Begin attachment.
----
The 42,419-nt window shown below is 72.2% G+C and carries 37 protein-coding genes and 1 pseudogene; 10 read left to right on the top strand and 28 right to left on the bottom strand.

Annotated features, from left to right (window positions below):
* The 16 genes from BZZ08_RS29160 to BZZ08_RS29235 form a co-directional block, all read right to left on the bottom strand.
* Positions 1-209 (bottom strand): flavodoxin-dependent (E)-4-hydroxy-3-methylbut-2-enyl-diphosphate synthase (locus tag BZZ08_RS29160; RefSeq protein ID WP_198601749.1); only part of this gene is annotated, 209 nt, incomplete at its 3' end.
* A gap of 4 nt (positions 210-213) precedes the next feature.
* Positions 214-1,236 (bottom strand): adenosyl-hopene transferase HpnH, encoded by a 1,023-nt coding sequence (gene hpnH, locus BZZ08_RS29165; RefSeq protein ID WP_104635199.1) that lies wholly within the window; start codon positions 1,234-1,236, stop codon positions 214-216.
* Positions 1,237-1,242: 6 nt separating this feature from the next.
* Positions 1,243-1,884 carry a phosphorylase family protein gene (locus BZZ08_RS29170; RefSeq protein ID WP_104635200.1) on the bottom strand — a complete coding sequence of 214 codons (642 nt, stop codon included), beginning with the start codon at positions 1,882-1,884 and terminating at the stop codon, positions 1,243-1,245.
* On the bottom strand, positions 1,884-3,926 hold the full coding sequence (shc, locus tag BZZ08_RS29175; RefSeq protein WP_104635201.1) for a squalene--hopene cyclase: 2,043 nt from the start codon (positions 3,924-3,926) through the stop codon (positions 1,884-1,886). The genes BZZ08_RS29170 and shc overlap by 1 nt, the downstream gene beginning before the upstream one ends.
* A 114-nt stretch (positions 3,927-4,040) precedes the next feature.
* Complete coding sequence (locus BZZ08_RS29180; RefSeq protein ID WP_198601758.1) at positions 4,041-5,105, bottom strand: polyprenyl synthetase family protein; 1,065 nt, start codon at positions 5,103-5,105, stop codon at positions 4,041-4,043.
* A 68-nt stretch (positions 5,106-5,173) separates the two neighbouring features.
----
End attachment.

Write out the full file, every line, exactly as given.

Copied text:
The 42,419-nt window shown below is 72.2% G+C and carries 37 protein-coding genes and 1 pseudogene; 10 read left to right on the top strand and 28 right to left on the bottom strand.

Annotated features, from left to right (window positions below):
* The 16 genes from BZZ08_RS29160 to BZZ08_RS29235 form a co-directional block, all read right to left on the bottom strand.
* Positions 1-209 (bottom strand): flavodoxin-dependent (E)-4-hydroxy-3-methylbut-2-enyl-diphosphate synthase (locus tag BZZ08_RS29160; RefSeq protein ID WP_198601749.1); only part of this gene is annotated, 209 nt, incomplete at its 3' end.
* A gap of 4 nt (positions 210-213) precedes the next feature.
* Positions 214-1,236 (bottom strand): adenosyl-hopene transferase HpnH, encoded by a 1,023-nt coding sequence (gene hpnH, locus BZZ08_RS29165; RefSeq protein ID WP_104635199.1) that lies wholly within the window; start codon positions 1,234-1,236, stop codon positions 214-216.
* Positions 1,237-1,242: 6 nt separating this feature from the next.
* Positions 1,243-1,884 carry a phosphorylase family protein gene (locus BZZ08_RS29170; RefSeq protein ID WP_104635200.1) on the bottom strand — a complete coding sequence of 214 codons (642 nt, stop codon included), beginning with the start codon at positions 1,882-1,884 and terminating at the stop codon, positions 1,243-1,245.
* On the bottom strand, positions 1,884-3,926 hold the full coding sequence (shc, locus tag BZZ08_RS29175; RefSeq protein WP_104635201.1) for a squalene--hopene cyclase: 2,043 nt from the start codon (positions 3,924-3,926) through the stop codon (positions 1,884-1,886). The genes BZZ08_RS29170 and shc overlap by 1 nt, the downstream gene beginning before the upstream one ends.
* A 114-nt stretch (positions 3,927-4,040) precedes the next feature.
* Complete coding sequence (locus BZZ08_RS29180; RefSeq protein ID WP_198601758.1) at positions 4,041-5,105, bottom strand: polyprenyl synthetase family protein; 1,065 nt, start codon at positions 5,103-5,105, stop codon at positions 4,041-4,043.
* A 68-nt stretch (positions 5,106-5,173) separates the two neighbouring features.